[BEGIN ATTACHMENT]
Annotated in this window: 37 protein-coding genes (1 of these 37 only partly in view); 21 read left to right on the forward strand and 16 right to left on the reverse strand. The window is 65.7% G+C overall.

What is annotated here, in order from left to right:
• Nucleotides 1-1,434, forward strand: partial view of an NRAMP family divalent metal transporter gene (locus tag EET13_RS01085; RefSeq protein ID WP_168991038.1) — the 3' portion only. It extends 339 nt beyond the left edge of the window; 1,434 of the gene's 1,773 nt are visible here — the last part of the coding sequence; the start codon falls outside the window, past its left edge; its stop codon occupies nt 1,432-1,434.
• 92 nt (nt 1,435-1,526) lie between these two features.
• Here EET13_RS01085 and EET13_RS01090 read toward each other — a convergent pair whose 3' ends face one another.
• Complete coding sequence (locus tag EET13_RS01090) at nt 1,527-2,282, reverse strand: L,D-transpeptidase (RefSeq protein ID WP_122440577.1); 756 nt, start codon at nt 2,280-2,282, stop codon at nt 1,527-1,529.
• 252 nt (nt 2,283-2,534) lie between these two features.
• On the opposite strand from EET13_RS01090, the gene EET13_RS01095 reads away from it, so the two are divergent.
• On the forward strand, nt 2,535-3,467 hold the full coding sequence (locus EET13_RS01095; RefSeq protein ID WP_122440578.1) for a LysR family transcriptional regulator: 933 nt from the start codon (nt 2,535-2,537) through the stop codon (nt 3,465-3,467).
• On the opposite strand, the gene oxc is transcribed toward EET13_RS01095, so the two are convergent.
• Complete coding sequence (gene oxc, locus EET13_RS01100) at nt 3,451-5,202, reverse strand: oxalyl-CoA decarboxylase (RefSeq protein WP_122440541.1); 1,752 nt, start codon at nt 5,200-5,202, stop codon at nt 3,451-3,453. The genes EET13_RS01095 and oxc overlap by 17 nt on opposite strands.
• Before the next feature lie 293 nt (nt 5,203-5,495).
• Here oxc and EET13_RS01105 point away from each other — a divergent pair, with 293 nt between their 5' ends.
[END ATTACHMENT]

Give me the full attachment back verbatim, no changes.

Annotated in this window: 37 protein-coding genes (1 of these 37 only partly in view); 21 read left to right on the forward strand and 16 right to left on the reverse strand. The window is 65.7% G+C overall.

What is annotated here, in order from left to right:
• Nucleotides 1-1,434, forward strand: partial view of an NRAMP family divalent metal transporter gene (locus tag EET13_RS01085; RefSeq protein ID WP_168991038.1) — the 3' portion only. It extends 339 nt beyond the left edge of the window; 1,434 of the gene's 1,773 nt are visible here — the last part of the coding sequence; the start codon falls outside the window, past its left edge; its stop codon occupies nt 1,432-1,434.
• 92 nt (nt 1,435-1,526) lie between these two features.
• Here EET13_RS01085 and EET13_RS01090 read toward each other — a convergent pair whose 3' ends face one another.
• Complete coding sequence (locus tag EET13_RS01090) at nt 1,527-2,282, reverse strand: L,D-transpeptidase (RefSeq protein ID WP_122440577.1); 756 nt, start codon at nt 2,280-2,282, stop codon at nt 1,527-1,529.
• 252 nt (nt 2,283-2,534) lie between these two features.
• On the opposite strand from EET13_RS01090, the gene EET13_RS01095 reads away from it, so the two are divergent.
• On the forward strand, nt 2,535-3,467 hold the full coding sequence (locus EET13_RS01095; RefSeq protein ID WP_122440578.1) for a LysR family transcriptional regulator: 933 nt from the start codon (nt 2,535-2,537) through the stop codon (nt 3,465-3,467).
• On the opposite strand, the gene oxc is transcribed toward EET13_RS01095, so the two are convergent.
• Complete coding sequence (gene oxc, locus EET13_RS01100) at nt 3,451-5,202, reverse strand: oxalyl-CoA decarboxylase (RefSeq protein WP_122440541.1); 1,752 nt, start codon at nt 5,200-5,202, stop codon at nt 3,451-3,453. The genes EET13_RS01095 and oxc overlap by 17 nt on opposite strands.
• Before the next feature lie 293 nt (nt 5,203-5,495).
• Here oxc and EET13_RS01105 point away from each other — a divergent pair, with 293 nt between their 5' ends.